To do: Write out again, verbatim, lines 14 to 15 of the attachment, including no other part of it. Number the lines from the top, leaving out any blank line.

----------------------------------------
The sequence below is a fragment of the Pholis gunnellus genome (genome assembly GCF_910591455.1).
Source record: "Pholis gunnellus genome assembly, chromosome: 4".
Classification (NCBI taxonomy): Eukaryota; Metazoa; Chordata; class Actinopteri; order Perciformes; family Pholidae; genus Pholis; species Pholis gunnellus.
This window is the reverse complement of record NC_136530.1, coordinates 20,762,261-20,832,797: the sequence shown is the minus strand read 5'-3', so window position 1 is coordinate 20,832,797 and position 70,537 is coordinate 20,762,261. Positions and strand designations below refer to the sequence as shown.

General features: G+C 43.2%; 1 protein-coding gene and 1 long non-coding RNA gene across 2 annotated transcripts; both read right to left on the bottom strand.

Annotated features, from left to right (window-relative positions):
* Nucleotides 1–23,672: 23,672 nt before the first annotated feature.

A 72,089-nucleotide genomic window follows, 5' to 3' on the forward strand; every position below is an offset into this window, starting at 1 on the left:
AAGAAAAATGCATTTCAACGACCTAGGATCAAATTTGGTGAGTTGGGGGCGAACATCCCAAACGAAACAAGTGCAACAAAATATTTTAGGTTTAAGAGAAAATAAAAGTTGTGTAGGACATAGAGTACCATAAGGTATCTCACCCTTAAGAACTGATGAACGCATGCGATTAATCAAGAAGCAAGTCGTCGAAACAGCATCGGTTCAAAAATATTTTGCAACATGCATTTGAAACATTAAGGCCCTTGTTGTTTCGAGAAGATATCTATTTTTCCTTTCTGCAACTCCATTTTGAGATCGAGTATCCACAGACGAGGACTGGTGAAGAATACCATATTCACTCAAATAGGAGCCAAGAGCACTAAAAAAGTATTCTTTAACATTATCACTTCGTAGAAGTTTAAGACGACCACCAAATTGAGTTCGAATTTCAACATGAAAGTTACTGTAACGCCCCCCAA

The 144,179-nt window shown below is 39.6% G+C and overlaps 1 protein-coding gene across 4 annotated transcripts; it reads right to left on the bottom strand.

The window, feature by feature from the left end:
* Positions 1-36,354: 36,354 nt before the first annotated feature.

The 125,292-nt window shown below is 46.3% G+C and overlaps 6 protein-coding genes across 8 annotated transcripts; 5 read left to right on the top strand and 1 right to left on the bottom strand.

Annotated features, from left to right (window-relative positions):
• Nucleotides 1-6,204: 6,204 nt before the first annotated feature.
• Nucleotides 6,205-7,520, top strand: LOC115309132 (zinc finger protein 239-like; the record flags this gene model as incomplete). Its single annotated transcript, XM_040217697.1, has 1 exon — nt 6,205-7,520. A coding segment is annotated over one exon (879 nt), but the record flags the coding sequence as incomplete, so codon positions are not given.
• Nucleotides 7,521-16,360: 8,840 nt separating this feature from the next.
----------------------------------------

Annotated features, from left to right (window-relative positions):
• Nucleotides 1-6,204: 6,204 nt before the first annotated feature.